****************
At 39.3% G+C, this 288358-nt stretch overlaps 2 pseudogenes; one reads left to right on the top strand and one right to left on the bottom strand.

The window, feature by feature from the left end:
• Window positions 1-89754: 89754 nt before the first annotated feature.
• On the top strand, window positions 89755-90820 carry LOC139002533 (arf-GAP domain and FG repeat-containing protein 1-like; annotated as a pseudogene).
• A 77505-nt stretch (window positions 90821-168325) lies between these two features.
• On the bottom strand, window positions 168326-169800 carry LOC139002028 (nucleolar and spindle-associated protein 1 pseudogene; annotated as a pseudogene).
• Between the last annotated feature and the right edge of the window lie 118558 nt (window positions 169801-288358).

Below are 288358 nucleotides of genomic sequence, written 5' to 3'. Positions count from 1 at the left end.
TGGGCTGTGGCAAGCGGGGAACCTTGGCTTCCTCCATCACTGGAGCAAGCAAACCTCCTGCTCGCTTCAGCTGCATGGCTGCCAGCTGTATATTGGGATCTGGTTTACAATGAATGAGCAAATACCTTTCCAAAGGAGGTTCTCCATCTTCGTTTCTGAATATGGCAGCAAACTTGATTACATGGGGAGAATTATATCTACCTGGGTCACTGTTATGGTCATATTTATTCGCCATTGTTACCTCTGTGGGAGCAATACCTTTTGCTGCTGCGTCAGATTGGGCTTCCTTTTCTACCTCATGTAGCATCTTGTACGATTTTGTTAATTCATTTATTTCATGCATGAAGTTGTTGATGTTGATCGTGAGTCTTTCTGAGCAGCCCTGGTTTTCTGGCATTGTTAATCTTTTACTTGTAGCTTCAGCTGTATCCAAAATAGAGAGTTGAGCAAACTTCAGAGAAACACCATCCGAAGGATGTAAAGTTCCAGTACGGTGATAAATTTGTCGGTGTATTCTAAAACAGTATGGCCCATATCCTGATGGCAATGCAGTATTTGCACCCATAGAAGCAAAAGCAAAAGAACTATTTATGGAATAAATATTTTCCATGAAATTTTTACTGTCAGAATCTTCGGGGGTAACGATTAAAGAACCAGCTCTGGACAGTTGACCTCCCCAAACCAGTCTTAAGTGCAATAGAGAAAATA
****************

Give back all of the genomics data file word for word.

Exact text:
At 39.3% G+C, this 288358-nt stretch overlaps 2 pseudogenes; one reads left to right on the top strand and one right to left on the bottom strand.

The window, feature by feature from the left end:
• Window positions 1-89754: 89754 nt before the first annotated feature.
• On the top strand, window positions 89755-90820 carry LOC139002533 (arf-GAP domain and FG repeat-containing protein 1-like; annotated as a pseudogene).
• A 77505-nt stretch (window positions 90821-168325) lies between these two features.
• On the bottom strand, window positions 168326-169800 carry LOC139002028 (nucleolar and spindle-associated protein 1 pseudogene; annotated as a pseudogene).
• Between the last annotated feature and the right edge of the window lie 118558 nt (window positions 169801-288358).

Below are 288358 nucleotides of genomic sequence, written 5' to 3'. Positions count from 1 at the left end.
TGGGCTGTGGCAAGCGGGGAACCTTGGCTTCCTCCATCACTGGAGCAAGCAAACCTCCTGCTCGCTTCAGCTGCATGGCTGCCAGCTGTATATTGGGATCTGGTTTACAATGAATGAGCAAATACCTTTCCAAAGGAGGTTCTCCATCTTCGTTTCTGAATATGGCAGCAAACTTGATTACATGGGGAGAATTATATCTACCTGGGTCACTGTTATGGTCATATTTATTCGCCATTGTTACCTCTGTGGGAGCAATACCTTTTGCTGCTGCGTCAGATTGGGCTTCCTTTTCTACCTCATGTAGCATCTTGTACGATTTTGTTAATTCATTTATTTCATGCATGAAGTTGTTGATGTTGATCGTGAGTCTTTCTGAGCAGCCCTGGTTTTCTGGCATTGTTAATCTTTTACTTGTAGCTTCAGCTGTATCCAAAATAGAGAGTTGAGCAAACTTCAGAGAAACACCATCCGAAGGATGTAAAGTTCCAGTACGGTGATAAATTTGTCGGTGTATTCTAAAACAGTATGGCCCATATCCTGATGGCAATGCAGTATTTGCACCCATAGAAGCAAAAGCAAAAGAACTATTTATGGAATAAATATTTTCCATGAAATTTTTACTGTCAGAATCTTCGGGGGTAACGATTAAAGAACCAGCTCTGGACAGTTGACCTCCCCAAACCAGTCTTAAGTGCAATAGAGAAAATA